Don't drink and drive, get a tow, Russians told

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The Independent Online

Russia's famously reckless drunk drivers are being offered the chance to have themselves, their friends and their vehicle delivered home by somebody else - for a fee.

Russia's famouusly reckless drunk drivers are being offered the chance to have themselves, their friends and their vehicle delivered home by somebody else - for a fee.

After a long night of beer and vodka shots, many Russians throw caution to the wind and leap into their cars, with catastrophic results. Police stopped 1.2 million people for drunk driving last year and 35,000 people died in accidents, more than in any other country. Only one in six offenders lost their licences.

Private firms have realised that they can make money and save lives. Motorists can call one of several "evacuation services" to be towed home in their car with their friends and have a complimentary bottle of champagne. Prices start at the equivalent of £25 for a Russian-made car and £40 for a foreign vehicle.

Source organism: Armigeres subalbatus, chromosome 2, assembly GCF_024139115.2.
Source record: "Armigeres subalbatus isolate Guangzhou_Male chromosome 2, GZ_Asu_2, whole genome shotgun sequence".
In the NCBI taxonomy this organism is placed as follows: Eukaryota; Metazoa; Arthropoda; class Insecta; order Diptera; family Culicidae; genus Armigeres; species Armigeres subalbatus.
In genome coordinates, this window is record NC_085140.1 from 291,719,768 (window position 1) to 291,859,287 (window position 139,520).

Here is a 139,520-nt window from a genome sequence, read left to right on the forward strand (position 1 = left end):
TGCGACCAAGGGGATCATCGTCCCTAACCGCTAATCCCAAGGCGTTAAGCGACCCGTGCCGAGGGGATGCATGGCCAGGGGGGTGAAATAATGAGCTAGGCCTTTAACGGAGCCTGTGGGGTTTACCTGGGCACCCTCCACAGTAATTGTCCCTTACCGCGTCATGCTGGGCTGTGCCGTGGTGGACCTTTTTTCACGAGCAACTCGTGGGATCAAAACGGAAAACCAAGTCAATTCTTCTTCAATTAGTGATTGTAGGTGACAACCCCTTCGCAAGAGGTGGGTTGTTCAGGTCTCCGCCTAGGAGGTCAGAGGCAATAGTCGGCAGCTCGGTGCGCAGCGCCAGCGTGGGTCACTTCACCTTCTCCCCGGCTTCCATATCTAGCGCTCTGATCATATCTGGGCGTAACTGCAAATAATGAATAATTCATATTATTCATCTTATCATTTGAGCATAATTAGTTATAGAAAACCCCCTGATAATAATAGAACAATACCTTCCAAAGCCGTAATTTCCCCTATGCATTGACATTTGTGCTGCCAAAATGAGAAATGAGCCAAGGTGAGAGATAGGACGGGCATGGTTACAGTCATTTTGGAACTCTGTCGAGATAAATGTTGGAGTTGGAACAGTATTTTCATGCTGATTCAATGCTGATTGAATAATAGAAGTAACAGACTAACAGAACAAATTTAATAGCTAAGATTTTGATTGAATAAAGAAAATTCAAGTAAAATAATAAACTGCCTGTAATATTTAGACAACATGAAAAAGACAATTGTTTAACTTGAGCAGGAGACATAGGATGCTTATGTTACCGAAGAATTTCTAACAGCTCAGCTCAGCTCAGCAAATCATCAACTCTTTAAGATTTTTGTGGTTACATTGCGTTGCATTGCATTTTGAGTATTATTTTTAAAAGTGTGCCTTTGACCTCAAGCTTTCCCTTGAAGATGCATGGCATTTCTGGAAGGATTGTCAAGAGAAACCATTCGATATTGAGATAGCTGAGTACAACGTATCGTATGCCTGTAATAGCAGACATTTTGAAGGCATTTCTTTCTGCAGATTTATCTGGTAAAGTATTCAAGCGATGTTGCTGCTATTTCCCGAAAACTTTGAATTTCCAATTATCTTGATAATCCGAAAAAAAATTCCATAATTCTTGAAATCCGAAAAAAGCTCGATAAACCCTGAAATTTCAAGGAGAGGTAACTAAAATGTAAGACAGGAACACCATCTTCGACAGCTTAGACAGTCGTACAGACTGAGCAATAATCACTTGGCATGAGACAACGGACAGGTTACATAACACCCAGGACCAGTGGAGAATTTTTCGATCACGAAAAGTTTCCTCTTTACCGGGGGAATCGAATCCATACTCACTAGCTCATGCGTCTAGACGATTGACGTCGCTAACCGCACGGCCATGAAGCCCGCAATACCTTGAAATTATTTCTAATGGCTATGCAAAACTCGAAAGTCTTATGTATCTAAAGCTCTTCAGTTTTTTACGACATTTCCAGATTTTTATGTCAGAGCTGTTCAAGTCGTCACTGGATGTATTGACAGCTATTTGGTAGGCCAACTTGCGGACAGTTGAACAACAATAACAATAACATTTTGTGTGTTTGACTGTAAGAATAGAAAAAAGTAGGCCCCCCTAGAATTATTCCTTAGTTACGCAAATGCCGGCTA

The only requirement, say the firms, is for the customer to be sober enough to be able to explain where to be picked up. "We have regular customers," said Sergei Pimanov, the head of an evacuation firm. "We know where to take them to, but the thing is we need to know where from."

Private enterprise's gain is the police's loss. Russia's notoriously corrupt traffic police or gaishniki use every opportunity to extract bribes but are now being deprived of some of their "customers". Andrei Smirnov, a tow-truck driver, said: "A drunk driver is a soft touch and we're taking a slice of their pie."

The government is seeking to crack down on drunk drivers. The deputy interior minister, Alexander Chekalin, said: "Leniency by the court towards such offenders is unjustified."

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